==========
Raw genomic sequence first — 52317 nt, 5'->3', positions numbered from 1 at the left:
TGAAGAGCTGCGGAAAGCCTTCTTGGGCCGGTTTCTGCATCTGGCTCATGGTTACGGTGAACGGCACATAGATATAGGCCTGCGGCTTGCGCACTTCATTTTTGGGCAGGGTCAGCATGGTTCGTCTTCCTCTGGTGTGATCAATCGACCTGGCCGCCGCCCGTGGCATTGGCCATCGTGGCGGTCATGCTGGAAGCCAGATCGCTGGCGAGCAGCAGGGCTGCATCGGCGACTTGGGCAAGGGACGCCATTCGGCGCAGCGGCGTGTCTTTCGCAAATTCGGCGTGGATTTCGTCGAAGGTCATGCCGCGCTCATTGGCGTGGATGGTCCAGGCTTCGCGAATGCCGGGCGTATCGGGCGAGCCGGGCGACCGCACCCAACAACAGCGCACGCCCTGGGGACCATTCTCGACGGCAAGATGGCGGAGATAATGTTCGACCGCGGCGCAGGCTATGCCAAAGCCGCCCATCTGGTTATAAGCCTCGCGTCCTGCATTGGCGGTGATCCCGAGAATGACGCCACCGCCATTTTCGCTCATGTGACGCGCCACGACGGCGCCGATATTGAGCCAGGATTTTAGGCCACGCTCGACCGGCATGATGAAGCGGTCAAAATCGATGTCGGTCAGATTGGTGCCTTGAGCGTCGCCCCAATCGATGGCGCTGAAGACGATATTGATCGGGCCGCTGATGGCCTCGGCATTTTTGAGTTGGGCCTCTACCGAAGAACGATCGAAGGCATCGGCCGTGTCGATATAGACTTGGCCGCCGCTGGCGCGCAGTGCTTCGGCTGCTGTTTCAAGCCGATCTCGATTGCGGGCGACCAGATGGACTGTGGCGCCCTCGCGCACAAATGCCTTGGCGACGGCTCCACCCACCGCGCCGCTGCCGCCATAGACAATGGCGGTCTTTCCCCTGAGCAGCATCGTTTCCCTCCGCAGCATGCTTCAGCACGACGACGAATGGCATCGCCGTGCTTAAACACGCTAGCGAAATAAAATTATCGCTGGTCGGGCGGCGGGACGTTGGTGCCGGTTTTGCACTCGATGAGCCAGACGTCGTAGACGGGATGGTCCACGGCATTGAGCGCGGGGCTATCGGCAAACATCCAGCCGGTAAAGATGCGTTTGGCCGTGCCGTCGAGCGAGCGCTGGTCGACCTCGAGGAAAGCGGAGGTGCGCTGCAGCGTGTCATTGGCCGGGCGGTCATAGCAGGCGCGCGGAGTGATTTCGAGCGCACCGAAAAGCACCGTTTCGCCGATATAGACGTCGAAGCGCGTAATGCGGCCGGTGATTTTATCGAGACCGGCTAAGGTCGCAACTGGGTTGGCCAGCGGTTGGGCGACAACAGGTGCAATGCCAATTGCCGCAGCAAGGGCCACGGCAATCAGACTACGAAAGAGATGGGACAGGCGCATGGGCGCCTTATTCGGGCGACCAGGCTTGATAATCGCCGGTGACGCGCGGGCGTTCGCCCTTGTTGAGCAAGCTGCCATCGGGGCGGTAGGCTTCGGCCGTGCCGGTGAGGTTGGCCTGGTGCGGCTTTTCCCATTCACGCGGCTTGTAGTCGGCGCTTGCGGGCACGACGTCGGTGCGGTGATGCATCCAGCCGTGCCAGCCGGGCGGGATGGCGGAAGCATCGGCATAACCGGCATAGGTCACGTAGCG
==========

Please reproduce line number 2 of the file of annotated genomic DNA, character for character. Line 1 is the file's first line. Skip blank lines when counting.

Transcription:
TGAAGAGCTGCGGAAAGCCTTCTTGGGCCGGTTTCTGCATCTGGCTCATGGTTACGGTGAACGGCACATAGATATAGGCCTGCGGCTTGCGCACTTCATTTTTGGGCAGGGTCAGCATGGTTCGTCTTCCTCTGGTGTGATCAATCGACCTGGCCGCCGCCCGTGGCATTGGCCATCGTGGCGGTCATGCTGGAAGCCAGATCGCTGGCGAGCAGCAGGGCTGCATCGGCGACTTGGGCAAGGGACGCCATTCGGCGCAGCGGCGTGTCTTTCGCAAATTCGGCGTGGATTTCGTCGAAGGTCATGCCGCGCTCATTGGCGTGGATGGTCCAGGCTTCGCGAATGCCGGGCGTATCGGGCGAGCCGGGCGACCGCACCCAACAACAGCGCACGCCCTGGGGACCATTCTCGACGGCAAGATGGCGGAGATAATGTTCGACCGCGGCGCAGGCTATGCCAAAGCCGCCCATCTGGTTATAAGCCTCGCGTCCTGCATTGGCGGTGATCCCGAGAATGACGCCACCGCCATTTTCGCTCATGTGACGCGCCACGACGGCGCCGATATTGAGCCAGGATTTTAGGCCACGCTCGACCGGCATGATGAAGCGGTCAAAATCGATGTCGGTCAGATTGGTGCCTTGAGCGTCGCCCCAATCGATGGCGCTGAAGACGATATTGATCGGGCCGCTGATGGCCTCGGCATTTTTGAGTTGGGCCTCTACCGAAGAACGATCGAAGGCATCGGCCGTGTCGATATAGACTTGGCCGCCGCTGGCGCGCAGTGCTTCGGCTGCTGTTTCAAGCCGATCTCGATTGCGGGCGACCAGATGGACTGTGGCGCCCTCGCGCACAAATGCCTTGGCGACGGCTCCACCCACCGCGCCGCTGCCGCCATAGACAATGGCGGTCTTTCCCCTGAGCAGCATCGTTTCCCTCCGCAGCATGCTTCAGCACGACGACGAATGGCATCGCCGTGCTTAAACACGCTAGCGAAATAAAATTATCGCTGGTCGGGCGGCGGGACGTTGGTGCCGGTTTTGCACTCGATGAGCCAGACGTCGTAGACGGGATGGTCCACGGCATTGAGCGCGGGGCTATCGGCAAACATCCAGCCGGTAAAGATGCGTTTGGCCGTGCCGTCGAGCGAGCGCTGGTCGACCTCGAGGAAAGCGGAGGTGCGCTGCAGCGTGTCATTGGCCGGGCGGTCATAGCAGGCGCGCGGAGTGATTTCGAGCGCACCGAAAAGCACCGTTTCGCCGATATAGACGTCGAAGCGCGTAATGCGGCCGGTGATTTTATCGAGACCGGCTAAGGTCGCAACTGGGTTGGCCAGCGGTTGGGCGACAACAGGTGCAATGCCAATTGCCGCAGCAAGGGCCACGGCAATCAGACTACGAAAGAGATGGGACAGGCGCATGGGCGCCTTATTCGGGCGACCAGGCTTGATAATCGCCGGTGACGCGCGGGCGTTCGCCCTTGTTGAGCAAGCTGCCATCGGGGCGGTAGGCTTCGGCCGTGCCGGTGAGGTTGGCCTGGTGCGGCTTTTCCCATTCACGCGGCTTGTAGTCGGCGCTTGCGGGCACGACGTCGGTGCGGTGATGCATCCAGCCGTGCCAGCCGGGCGGGATGGCGGAAGCATCGGCATAACCGGCATAGGTCACGTAGCG